The New York Islanders just past the quarter point of the 2019-20 season, and while they’ve set themselves up quite nicely moving forward, things could be better.
Since establishing a new franchise record for games with a point (17), the team has hit a bit of a lull. That lull is 2-3-1 in their past six games — those regulation losses to the bottom-feeding Kings, Ducks and struggling Canadiens — and mustering up just ten goals following a stretch where they were averaging 3.52 goals per game. But the good thing is that amid this dry spell, the Isles still sit second in the Metropolitan Division with 38 points.
I don’t believe we’ve seen just how good the Islanders can be this season. It’s reminiscent of the path we saw this Isles club forge last year.
You have to remember that last year — the first season under head coach Barry Trotz’s new system — the Isles didn’t fully put the league on notice until late December. From late December until about mid-February, they were almost unbeatable. Then they stumbled a bit down the stretch but got hot just in time for the playoffs where they swept Pittsburgh in the first round. Welp, this season almost seems like it’s reverse psychology. Basically unbeatable from the third week of the season until late November and the only difference being they’ve won in every conceivable way possible while season they just dominated teams from the jump.
With that being said, a lot of things can happen over the next few months that can change the dynamic of a season. That’s why there’s most certainly another level they can take their game to.
Starting with the offense, there are more contributions to be made.
During the point streak, they received nothing from their two best goal scorers — Jordan Eberle and Anders Lee; those guys are now off the snide and seemed to have restored their confidence. The fact still remains though, Lee has just seven goals in 26 games and Eberle two in 16 games played. Cutting Eberle some slack because he missed a month with an injury should be noted, but both have to be major factors as the season presses on. When Lee and Eberle are playing at the high level they’re capable of together or individually, they’re very tough to contain.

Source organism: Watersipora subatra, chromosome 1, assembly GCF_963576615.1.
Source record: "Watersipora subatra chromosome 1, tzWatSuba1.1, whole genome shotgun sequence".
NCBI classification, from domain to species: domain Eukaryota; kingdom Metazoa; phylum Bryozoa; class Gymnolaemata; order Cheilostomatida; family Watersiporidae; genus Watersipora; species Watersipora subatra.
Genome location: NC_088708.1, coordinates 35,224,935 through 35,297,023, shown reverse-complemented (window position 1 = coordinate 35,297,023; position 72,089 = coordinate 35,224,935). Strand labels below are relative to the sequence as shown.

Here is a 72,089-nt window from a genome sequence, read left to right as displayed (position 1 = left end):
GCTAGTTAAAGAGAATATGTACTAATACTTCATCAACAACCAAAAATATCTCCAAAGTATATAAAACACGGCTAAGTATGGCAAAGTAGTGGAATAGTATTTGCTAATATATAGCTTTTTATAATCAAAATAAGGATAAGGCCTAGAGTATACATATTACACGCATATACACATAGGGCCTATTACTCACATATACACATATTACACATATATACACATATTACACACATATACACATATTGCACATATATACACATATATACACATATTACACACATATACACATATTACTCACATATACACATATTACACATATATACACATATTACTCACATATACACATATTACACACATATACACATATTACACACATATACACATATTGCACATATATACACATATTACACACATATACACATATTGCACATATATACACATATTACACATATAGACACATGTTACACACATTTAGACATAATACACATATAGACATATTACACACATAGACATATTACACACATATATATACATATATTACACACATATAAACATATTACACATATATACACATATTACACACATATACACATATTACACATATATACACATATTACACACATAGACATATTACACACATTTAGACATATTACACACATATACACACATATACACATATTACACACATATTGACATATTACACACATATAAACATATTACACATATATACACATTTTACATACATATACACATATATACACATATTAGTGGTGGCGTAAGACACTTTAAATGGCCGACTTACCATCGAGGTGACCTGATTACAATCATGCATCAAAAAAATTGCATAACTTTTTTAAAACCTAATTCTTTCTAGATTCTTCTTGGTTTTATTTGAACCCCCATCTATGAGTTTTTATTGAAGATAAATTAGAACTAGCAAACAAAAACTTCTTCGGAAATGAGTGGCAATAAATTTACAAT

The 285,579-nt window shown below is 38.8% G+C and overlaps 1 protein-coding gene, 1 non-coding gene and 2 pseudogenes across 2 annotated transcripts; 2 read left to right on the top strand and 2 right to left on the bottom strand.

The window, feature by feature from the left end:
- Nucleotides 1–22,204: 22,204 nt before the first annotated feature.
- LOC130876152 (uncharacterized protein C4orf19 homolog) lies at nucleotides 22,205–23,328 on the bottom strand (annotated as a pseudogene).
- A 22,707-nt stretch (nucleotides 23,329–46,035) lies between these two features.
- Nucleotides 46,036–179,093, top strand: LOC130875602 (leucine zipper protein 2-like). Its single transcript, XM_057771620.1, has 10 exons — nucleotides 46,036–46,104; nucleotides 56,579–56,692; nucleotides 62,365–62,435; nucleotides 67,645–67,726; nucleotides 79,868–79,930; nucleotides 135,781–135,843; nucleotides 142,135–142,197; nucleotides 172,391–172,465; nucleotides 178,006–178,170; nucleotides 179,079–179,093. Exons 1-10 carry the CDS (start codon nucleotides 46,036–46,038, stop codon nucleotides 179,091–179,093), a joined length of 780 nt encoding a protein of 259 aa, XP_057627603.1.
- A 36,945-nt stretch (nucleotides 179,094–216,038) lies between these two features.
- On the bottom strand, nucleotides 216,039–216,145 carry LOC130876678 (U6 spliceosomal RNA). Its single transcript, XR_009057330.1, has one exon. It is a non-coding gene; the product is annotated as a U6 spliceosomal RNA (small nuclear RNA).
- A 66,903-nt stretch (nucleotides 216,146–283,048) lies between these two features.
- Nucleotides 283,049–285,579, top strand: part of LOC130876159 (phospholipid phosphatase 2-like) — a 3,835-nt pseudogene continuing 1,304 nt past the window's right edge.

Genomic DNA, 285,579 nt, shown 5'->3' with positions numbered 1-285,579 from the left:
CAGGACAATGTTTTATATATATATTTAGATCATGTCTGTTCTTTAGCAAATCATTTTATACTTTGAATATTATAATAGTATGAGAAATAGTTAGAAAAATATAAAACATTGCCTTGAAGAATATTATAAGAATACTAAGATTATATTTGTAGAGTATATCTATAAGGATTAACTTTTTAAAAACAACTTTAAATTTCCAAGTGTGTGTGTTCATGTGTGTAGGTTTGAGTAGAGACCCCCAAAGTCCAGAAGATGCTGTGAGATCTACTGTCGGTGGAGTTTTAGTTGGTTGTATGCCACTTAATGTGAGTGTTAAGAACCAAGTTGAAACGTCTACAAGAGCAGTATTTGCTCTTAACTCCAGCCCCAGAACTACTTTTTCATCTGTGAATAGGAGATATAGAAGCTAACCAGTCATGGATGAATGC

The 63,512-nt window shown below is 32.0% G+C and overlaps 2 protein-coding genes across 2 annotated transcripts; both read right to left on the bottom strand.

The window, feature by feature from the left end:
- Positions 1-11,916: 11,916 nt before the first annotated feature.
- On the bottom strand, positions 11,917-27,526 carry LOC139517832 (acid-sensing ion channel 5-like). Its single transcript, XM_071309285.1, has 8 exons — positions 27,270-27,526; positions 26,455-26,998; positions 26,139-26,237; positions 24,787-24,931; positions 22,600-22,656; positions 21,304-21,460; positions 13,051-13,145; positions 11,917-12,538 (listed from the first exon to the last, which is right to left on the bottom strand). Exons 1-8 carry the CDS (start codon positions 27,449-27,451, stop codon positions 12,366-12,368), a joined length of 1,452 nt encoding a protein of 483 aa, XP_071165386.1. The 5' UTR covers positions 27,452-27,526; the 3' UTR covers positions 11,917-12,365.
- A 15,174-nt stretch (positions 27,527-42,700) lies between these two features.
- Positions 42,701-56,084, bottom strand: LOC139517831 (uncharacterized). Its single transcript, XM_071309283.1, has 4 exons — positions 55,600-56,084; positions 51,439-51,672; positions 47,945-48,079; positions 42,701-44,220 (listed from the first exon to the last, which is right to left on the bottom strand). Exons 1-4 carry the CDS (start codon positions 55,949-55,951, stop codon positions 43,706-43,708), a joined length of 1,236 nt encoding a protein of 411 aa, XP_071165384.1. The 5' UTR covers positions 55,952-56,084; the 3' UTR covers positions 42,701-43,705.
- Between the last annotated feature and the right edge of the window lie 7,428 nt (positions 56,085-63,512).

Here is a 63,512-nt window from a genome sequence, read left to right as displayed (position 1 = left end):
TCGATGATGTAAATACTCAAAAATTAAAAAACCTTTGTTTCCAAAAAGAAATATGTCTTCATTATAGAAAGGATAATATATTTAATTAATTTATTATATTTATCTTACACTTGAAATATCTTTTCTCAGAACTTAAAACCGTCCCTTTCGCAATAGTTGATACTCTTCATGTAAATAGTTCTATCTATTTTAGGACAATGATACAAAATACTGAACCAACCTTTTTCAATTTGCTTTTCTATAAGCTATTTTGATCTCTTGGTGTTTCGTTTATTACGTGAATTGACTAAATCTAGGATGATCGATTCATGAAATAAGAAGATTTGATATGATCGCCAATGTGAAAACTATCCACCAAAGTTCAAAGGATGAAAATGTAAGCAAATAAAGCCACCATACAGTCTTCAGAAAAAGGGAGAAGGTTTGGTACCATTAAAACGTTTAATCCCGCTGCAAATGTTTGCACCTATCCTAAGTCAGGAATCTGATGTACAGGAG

— Rob Taub (@RTaub_) December 3, 2019
Mathew Barzal, Brock Nelson, Anthony Beauvillier and Derick Brassard get a pass for how strong they’ve been, but the rest of the forward group isn’t clicking as a whole. Trotz has been forced to do something he’s not used to — bringing out the blender with the lines and forced to conjure up a makeshift third line. That’s not how the Islanders are successful from what we’ve seen. No, what makes the Isles successful is rolling all four lines. It’s the formula that works. And when it does to a tee, it makes them one of the toughest teams to beat in the league.
I also don’t think we’ve experienced yet how much more superior the team can be on the blue line and in goal.
Granted, the Islanders remain atop the league in both categories, so it’s definitely difficult to critique them. Still, Ryan Pulock and Devon Toews — who have been good, not great this year — have elite potential that can be unlocked. The same goes for Adam Pelech, who is the Isles’ best d-man at the moment. Nick Leddy and Johnny Boychuk, the elder statesmen of the blueline, continue to roll with the punches.
Then there’s Noah Dobson.
Dobson, supposedly the best defensive prospect in the organization, hasn’t been given the green light yet to show why he’s a major piece for the future. He should be in Bridgeport tearing apart the minors, but he remains here which is another bullet waiting to be released from the Isles’ chamber. Dobson will get his moment soon — maybe hopefully as the team reaches the dog days of the season — and once he does, he will make an already impressive Isles d-corps that much more vigorous.
The numbers say you can’t ask much more of two goaltenders — both in the top ten of goals-against average — but Thomas Greiss and Semyon Varlamov have been intertwined in this strict goalie rotation by Trotz. Neither though has taken the reigns of the proverbial number one spot. Soon enough it’s going to happen where one of them gets a string of games and solidifies themselves as the “guy”. A goalie rotation won’t be doable once the postseason rolls around.
Right now, the Islanders can play .500 hockey the rest of the way and still have enough points to make the playoffs for a second consecutive season. In no way should that be the expectation moving forward. The level of play from the Isles thus far has been suitable, maybe even beyond belief at times. But there’s going to come a point this year where we see this team truly unleashed.
When will that moment come? Who knows. One thing is for certain, it is coming.
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